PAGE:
Student Association backs RateMyProfessors.com competitor

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Registration for spring classes begins in only a few weeks and the Student Association has launched a GW page on an upstart class-ranking Web site to make the schedule of classes easier to navigate.

GW’s presence on the Web site CourseRank.com was launched last week and aims to help students find information on courses and professors before they sift through the schedule of classes. While the site is still almost empty of user-generated content, it has the potential to compete with RateMyProfessors.com, show which textbooks are required for each class, and display the class’s grade distribution.

“The goal is to provide accurate information about GW’s academic programs and have it become a valuable tool for student use,” said SA Vice President for Academic Affairs John Holsapple. “We’re also hoping to use this to implement the beta version of a degree audit system.”

Registered users of CourseRank have a wide array of information available to them to help aide in their academic planning and registration. Every course offered at GW has its own page with a course description, a list of professors teaching the course and the location and times the course is offered. The site could be a more reliable alternative to “Rate My Professors,” a high-traffic web resource offering user-submitted reviews and rankings of professors at colleges and universities across the United States.

The real benefit to students, however, could come in the user-supplied data that Holsapple hopes students will contribute. Each course page offers an overall 5-star ranking of the course, an academic grade distribution scale of past students and also written comments and reviews by past students who have taken the course.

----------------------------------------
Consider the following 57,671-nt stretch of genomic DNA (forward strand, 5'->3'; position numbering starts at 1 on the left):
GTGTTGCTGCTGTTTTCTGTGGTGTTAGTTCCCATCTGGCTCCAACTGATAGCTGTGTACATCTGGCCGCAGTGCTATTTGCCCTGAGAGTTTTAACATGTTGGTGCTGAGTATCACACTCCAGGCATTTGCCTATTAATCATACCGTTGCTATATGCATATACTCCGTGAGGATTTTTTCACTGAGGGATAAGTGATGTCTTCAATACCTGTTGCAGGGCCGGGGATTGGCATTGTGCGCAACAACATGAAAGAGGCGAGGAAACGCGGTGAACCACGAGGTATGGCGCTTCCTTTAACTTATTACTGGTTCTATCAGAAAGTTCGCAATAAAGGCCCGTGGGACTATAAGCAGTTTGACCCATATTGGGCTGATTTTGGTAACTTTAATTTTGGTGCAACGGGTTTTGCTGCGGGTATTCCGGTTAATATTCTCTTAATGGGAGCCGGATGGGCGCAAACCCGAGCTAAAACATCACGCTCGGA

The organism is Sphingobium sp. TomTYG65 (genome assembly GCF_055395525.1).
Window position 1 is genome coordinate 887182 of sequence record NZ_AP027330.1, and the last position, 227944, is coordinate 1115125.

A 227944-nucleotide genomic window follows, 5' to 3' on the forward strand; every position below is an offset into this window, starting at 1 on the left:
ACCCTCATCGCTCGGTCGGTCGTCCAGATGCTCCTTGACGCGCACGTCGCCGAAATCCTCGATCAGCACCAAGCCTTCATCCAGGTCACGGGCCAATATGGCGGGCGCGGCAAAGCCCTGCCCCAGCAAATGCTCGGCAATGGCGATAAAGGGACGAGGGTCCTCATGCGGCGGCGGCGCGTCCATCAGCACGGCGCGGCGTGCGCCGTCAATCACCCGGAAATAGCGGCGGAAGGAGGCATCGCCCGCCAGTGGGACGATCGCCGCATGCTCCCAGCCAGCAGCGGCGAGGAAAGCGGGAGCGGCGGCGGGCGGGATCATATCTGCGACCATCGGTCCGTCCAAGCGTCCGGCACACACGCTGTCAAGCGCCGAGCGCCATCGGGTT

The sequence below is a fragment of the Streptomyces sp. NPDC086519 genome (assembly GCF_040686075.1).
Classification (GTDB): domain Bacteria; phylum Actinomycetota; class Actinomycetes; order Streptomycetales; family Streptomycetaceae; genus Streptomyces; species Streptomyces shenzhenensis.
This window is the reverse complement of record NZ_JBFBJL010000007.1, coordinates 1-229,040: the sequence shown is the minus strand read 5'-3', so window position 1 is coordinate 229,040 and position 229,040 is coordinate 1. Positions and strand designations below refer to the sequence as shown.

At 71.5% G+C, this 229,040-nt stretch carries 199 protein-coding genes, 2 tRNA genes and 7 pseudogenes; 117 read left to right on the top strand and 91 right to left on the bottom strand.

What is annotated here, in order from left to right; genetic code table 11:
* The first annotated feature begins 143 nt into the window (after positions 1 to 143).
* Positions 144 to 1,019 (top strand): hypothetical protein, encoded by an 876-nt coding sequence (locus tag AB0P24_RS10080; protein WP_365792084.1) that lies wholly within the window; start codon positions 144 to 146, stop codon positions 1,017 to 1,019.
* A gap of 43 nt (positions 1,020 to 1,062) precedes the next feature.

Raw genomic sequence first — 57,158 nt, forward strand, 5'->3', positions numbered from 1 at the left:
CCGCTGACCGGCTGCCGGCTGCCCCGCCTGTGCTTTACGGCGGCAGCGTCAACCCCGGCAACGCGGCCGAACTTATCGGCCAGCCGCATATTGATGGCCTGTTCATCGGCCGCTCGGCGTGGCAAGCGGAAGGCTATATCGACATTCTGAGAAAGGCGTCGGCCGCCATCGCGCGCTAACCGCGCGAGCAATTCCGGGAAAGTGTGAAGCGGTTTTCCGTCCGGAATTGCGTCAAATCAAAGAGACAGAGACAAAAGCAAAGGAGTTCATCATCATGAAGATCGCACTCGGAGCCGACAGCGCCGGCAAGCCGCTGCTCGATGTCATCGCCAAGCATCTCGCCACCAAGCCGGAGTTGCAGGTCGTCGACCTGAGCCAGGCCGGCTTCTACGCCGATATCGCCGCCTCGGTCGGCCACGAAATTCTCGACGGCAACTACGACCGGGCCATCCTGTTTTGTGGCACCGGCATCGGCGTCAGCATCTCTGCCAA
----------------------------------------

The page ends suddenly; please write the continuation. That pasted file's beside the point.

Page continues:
Site administrators are able to remove unhelpful user input. In the future users may also be able to locate and purchase textbooks for courses they select and in addition to being able to upload their class notes for other users to view. It also allows users to keep track of which classes they’re currently taking and which classes they plan on taking in future semesters.

Many of the potentially most useful features on CourseRank are currently unusable due to a lack of user-inputted data, however. Newly registered users are required to submit information on three courses they have taken in order to help remedy this issue. Holsapple hopes that within a few weeks, enough users will have registered and submitted reviews to make the site a useful tool for students as they prepare for spring registration.

“Students shouldn’t have to make academic decisions in the dark. They should be able to make really accurate and informed decisions and CourseRank is designed to help them do just that,” Holsapple said.

The CourseRank software was developed originally at Stanford University but is now spreading across the United States. GW is the fifth school to adopt the site.

“We’re proud to be able to offer CourseRank as a supplement to the resources the university already offers students about GW’s academic offerings,” said SA Senator Erik Ashida, CCAS-U, who chairs the SA’s Academic Affairs Committee. “It’s a powerful site with a great deal of potential.”

Freshman Abra Katz, a student in the Columbian College of Arts and Sciences, was receptive to the idea.

“It’s really important to me if a teacher is good or to my liking – more so then just what a course subject is, I’d put a lot of value in something that could tell me if a teacher was good or not,” Katz said.

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